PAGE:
The number of temporary workers is rising

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Posted: Sunday, April 14, 2013 12:00 am

If you’re looking for a full-time job, you may not want to hear about temping opportunities.

But for those who have some flexibility and enough need, this might be a great way to get your foot in the door, particularly now that more companies turn to temporary employees to fill gaps.

“We are definitely seeing a shift in the labor market with more businesses relying on temporary employees,” said Dawn Fay, district president for the professional staffing firm Robert Half in New York.

One of Robert Half’s staffing divisions, Accountemps, found in a survey that businesses are using temporary professionals for a range of roles, from standing in for absent employees to filling skills gaps. Some 72 percent of survey respondents said contingent staff helps their organizations access specialized skills on an as-needed basis.

Look at temping sort of like courting. You have an opportunity to really check out a company and share the best of yourself.

Tim Whitney, Dallas-based author of “The Fast Track 50: The Get-Ahead Guide for Temporary Employees,” (Bancroft Press, 2011), says the difference between temps who are hired permanently and temps who are replaced is their ability to immediately step in, know the company’s team-building rules and adapt.

“The quicker you can demonstrate your knowledge and acceptance of these rules, the greater your chance of transitioning into a permanent position,” Whitney said.

Whitney said many temps are stuck on a “temp treadmill.” They bounce from job to job, live with irregular paychecks and inconsistent assignments, and hold little hope of finding a permanent position.

“Then there are the temps who are ready to take the first step on the career escalator,” he said. They have the capacity to change their actions, attitudes and behaviors to quickly fit in with any team.

“When they do, they achieve a higher level of security, which means a regular paycheck, a steady pay rate, possible benefits, and a reduced level of stress,” he added.

If you are considering a temp agency, Whitney suggests that you study your options.

Interview the agencies about placement rates, number of open positions, average hourly rate of placed employees and the number of companies they are serving.

“The agency with the highest number of client companies tends to have the highest placement rate. Start with that agency,” he saids.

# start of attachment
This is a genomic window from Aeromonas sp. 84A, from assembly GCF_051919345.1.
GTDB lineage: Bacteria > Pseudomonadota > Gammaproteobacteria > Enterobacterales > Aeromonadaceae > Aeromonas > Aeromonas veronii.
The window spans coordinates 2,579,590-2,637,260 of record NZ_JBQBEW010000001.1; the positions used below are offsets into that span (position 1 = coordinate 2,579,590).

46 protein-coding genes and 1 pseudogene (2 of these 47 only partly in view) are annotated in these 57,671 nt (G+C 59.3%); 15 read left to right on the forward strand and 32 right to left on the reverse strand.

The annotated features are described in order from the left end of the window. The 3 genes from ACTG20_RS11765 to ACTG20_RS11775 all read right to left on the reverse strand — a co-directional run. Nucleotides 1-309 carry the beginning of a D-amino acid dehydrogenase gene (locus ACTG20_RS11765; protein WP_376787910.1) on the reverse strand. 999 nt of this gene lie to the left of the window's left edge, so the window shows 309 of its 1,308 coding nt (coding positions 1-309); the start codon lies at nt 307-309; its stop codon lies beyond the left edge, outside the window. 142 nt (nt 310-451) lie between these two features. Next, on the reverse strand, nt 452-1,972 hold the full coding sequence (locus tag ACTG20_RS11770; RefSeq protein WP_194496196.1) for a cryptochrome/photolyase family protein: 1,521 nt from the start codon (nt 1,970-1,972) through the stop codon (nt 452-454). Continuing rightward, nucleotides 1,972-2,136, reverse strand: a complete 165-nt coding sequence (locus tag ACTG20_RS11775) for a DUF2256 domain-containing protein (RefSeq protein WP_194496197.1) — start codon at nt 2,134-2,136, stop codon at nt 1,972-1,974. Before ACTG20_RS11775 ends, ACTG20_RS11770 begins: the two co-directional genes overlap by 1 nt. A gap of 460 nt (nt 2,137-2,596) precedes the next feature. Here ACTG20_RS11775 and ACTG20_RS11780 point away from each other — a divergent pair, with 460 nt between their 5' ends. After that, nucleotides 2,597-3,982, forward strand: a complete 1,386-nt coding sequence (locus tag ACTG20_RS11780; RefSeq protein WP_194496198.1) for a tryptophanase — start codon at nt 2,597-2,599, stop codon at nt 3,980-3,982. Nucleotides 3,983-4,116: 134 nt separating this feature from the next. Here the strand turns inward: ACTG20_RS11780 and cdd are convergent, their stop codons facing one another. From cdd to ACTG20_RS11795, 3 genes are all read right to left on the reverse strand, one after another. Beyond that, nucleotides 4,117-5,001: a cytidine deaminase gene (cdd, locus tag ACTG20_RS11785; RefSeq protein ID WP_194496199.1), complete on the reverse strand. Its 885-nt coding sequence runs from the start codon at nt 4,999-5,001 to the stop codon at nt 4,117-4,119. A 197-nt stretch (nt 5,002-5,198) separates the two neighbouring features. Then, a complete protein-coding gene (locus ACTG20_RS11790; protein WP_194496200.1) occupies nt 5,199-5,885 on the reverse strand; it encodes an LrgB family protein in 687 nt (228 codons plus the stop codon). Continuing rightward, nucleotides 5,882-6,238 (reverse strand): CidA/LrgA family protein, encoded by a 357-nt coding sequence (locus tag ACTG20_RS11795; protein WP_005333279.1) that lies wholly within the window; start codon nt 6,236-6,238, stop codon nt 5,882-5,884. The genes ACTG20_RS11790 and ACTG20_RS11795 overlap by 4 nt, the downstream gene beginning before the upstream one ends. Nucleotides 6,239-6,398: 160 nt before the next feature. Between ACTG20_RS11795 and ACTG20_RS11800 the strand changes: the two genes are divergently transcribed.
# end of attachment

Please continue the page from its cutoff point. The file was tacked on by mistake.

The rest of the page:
Whitney offers more tips:

• Maintain a positive attitude. Employers like workers with a positive vibe. It is virtually impossible to criticize someone who has a great outlook and upbeat personality. On the other hand, no one likes listening to complainers or whiners.

• Understand your role on the team. You must be able to recognize how your position on the team affects others. When you only worry about your job and performance, you will likely fail to understand the impact you have on your co-workers.

• Begin by blending in. The quicker you understand a company’s culture, the quicker you can blend in as part of the team. You always want to be respectful of the company culture. For instance, if the company does something wacky, like start each day with a cheer or stretching exercises, you should participate.

• Volunteer for work. Make sure your hand is the first one in the air when a supervisor asks for extra help. Whether it is an opportunity to learn a new skill, help with training or assist another department, be the one who volunteers.

• Ask your superiors to teach you. Your job as a temp is to have as many positive interactions with your manager as you can. When you ask them to teach you something, you are playing to their basic strengths as a manager. They will remember you as someone who proactively asks for help.

• Make your boss a hero. You need to understand what your boss is trying to accomplish and support his or her positive initiatives. The manager will remember you as a team player.

• Look for opportunities to be a leader. Don’t be afraid to step forward and take the initiative when the opportunity arises.

• Keep notes. Record your on-the-job progress in a journal or diary. Detail the assignments, training and skills that you put to use so that you can build a solid resume.

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